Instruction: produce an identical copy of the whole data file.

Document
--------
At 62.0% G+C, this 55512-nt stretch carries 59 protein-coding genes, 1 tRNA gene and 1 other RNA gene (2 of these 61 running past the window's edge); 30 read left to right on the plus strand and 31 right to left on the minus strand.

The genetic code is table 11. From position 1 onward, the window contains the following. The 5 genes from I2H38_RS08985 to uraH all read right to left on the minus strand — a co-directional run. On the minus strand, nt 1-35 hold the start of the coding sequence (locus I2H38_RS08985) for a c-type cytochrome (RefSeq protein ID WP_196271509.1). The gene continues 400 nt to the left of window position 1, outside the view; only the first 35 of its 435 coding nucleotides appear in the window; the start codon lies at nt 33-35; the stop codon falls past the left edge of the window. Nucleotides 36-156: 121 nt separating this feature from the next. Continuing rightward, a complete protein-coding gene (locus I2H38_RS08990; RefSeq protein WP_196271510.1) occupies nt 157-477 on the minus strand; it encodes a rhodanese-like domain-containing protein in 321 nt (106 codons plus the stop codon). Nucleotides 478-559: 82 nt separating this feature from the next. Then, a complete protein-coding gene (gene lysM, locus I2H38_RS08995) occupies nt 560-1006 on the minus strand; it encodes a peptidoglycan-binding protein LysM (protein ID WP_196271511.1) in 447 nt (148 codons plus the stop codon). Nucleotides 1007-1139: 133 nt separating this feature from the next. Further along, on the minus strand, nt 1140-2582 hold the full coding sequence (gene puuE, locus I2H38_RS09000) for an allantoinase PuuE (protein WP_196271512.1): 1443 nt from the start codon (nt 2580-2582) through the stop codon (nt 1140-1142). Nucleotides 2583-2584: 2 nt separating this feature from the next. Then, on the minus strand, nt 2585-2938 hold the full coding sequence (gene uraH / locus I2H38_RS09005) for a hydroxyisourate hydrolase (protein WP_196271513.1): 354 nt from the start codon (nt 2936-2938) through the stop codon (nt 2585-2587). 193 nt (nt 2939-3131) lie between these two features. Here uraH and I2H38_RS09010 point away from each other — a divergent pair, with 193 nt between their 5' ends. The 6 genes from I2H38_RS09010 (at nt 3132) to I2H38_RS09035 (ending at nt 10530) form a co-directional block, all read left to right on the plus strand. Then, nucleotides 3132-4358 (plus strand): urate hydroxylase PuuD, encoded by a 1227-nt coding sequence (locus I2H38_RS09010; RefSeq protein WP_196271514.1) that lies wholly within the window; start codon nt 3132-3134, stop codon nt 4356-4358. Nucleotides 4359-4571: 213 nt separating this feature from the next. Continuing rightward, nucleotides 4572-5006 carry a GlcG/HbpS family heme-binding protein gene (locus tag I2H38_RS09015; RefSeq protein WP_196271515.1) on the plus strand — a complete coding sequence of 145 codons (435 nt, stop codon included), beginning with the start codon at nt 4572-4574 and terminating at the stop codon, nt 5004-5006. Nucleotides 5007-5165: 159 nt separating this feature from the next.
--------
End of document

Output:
At 62.0% G+C, this 55512-nt stretch carries 59 protein-coding genes, 1 tRNA gene and 1 other RNA gene (2 of these 61 running past the window's edge); 30 read left to right on the plus strand and 31 right to left on the minus strand.

The genetic code is table 11. From position 1 onward, the window contains the following. The 5 genes from I2H38_RS08985 to uraH all read right to left on the minus strand — a co-directional run. On the minus strand, nt 1-35 hold the start of the coding sequence (locus I2H38_RS08985) for a c-type cytochrome (RefSeq protein ID WP_196271509.1). The gene continues 400 nt to the left of window position 1, outside the view; only the first 35 of its 435 coding nucleotides appear in the window; the start codon lies at nt 33-35; the stop codon falls past the left edge of the window. Nucleotides 36-156: 121 nt separating this feature from the next. Continuing rightward, a complete protein-coding gene (locus I2H38_RS08990; RefSeq protein WP_196271510.1) occupies nt 157-477 on the minus strand; it encodes a rhodanese-like domain-containing protein in 321 nt (106 codons plus the stop codon). Nucleotides 478-559: 82 nt separating this feature from the next. Then, a complete protein-coding gene (gene lysM, locus I2H38_RS08995) occupies nt 560-1006 on the minus strand; it encodes a peptidoglycan-binding protein LysM (protein ID WP_196271511.1) in 447 nt (148 codons plus the stop codon). Nucleotides 1007-1139: 133 nt separating this feature from the next. Further along, on the minus strand, nt 1140-2582 hold the full coding sequence (gene puuE, locus I2H38_RS09000) for an allantoinase PuuE (protein WP_196271512.1): 1443 nt from the start codon (nt 2580-2582) through the stop codon (nt 1140-1142). Nucleotides 2583-2584: 2 nt separating this feature from the next. Then, on the minus strand, nt 2585-2938 hold the full coding sequence (gene uraH / locus I2H38_RS09005) for a hydroxyisourate hydrolase (protein WP_196271513.1): 354 nt from the start codon (nt 2936-2938) through the stop codon (nt 2585-2587). 193 nt (nt 2939-3131) lie between these two features. Here uraH and I2H38_RS09010 point away from each other — a divergent pair, with 193 nt between their 5' ends. The 6 genes from I2H38_RS09010 (at nt 3132) to I2H38_RS09035 (ending at nt 10530) form a co-directional block, all read left to right on the plus strand. Then, nucleotides 3132-4358 (plus strand): urate hydroxylase PuuD, encoded by a 1227-nt coding sequence (locus I2H38_RS09010; RefSeq protein WP_196271514.1) that lies wholly within the window; start codon nt 3132-3134, stop codon nt 4356-4358. Nucleotides 4359-4571: 213 nt separating this feature from the next. Continuing rightward, nucleotides 4572-5006 carry a GlcG/HbpS family heme-binding protein gene (locus tag I2H38_RS09015; RefSeq protein WP_196271515.1) on the plus strand — a complete coding sequence of 145 codons (435 nt, stop codon included), beginning with the start codon at nt 4572-4574 and terminating at the stop codon, nt 5004-5006. Nucleotides 5007-5165: 159 nt separating this feature from the next.